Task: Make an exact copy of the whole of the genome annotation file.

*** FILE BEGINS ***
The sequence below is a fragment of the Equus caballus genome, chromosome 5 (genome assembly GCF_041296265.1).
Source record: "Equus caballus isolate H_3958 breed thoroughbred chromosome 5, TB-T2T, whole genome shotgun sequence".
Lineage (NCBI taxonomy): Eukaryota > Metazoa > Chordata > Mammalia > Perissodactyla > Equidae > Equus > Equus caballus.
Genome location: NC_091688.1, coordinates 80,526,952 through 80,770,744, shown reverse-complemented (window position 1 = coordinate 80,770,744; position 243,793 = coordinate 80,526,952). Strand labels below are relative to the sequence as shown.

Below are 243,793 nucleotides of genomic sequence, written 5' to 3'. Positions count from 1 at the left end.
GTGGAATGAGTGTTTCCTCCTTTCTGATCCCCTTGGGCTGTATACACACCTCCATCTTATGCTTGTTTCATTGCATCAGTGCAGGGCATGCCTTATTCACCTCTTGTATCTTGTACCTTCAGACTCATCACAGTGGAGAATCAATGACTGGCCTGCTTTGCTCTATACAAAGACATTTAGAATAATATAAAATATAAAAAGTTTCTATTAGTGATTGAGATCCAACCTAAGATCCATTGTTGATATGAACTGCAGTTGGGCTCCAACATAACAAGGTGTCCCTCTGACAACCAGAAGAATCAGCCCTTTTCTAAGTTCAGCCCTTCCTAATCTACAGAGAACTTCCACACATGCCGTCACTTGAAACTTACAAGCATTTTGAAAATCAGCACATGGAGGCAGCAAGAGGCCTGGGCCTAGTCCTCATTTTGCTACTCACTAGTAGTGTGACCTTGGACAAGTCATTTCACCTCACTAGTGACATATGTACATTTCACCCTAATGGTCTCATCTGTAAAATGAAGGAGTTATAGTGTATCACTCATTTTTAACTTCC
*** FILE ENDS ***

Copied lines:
The sequence below is a fragment of the Equus caballus genome, chromosome 5 (genome assembly GCF_041296265.1).
Source record: "Equus caballus isolate H_3958 breed thoroughbred chromosome 5, TB-T2T, whole genome shotgun sequence".
Lineage (NCBI taxonomy): Eukaryota > Metazoa > Chordata > Mammalia > Perissodactyla > Equidae > Equus > Equus caballus.
Genome location: NC_091688.1, coordinates 80,526,952 through 80,770,744, shown reverse-complemented (window position 1 = coordinate 80,770,744; position 243,793 = coordinate 80,526,952). Strand labels below are relative to the sequence as shown.

Below are 243,793 nucleotides of genomic sequence, written 5' to 3'. Positions count from 1 at the left end.
GTGGAATGAGTGTTTCCTCCTTTCTGATCCCCTTGGGCTGTATACACACCTCCATCTTATGCTTGTTTCATTGCATCAGTGCAGGGCATGCCTTATTCACCTCTTGTATCTTGTACCTTCAGACTCATCACAGTGGAGAATCAATGACTGGCCTGCTTTGCTCTATACAAAGACATTTAGAATAATATAAAATATAAAAAGTTTCTATTAGTGATTGAGATCCAACCTAAGATCCATTGTTGATATGAACTGCAGTTGGGCTCCAACATAACAAGGTGTCCCTCTGACAACCAGAAGAATCAGCCCTTTTCTAAGTTCAGCCCTTCCTAATCTACAGAGAACTTCCACACATGCCGTCACTTGAAACTTACAAGCATTTTGAAAATCAGCACATGGAGGCAGCAAGAGGCCTGGGCCTAGTCCTCATTTTGCTACTCACTAGTAGTGTGACCTTGGACAAGTCATTTCACCTCACTAGTGACATATGTACATTTCACCCTAATGGTCTCATCTGTAAAATGAAGGAGTTATAGTGTATCACTCATTTTTAACTTCC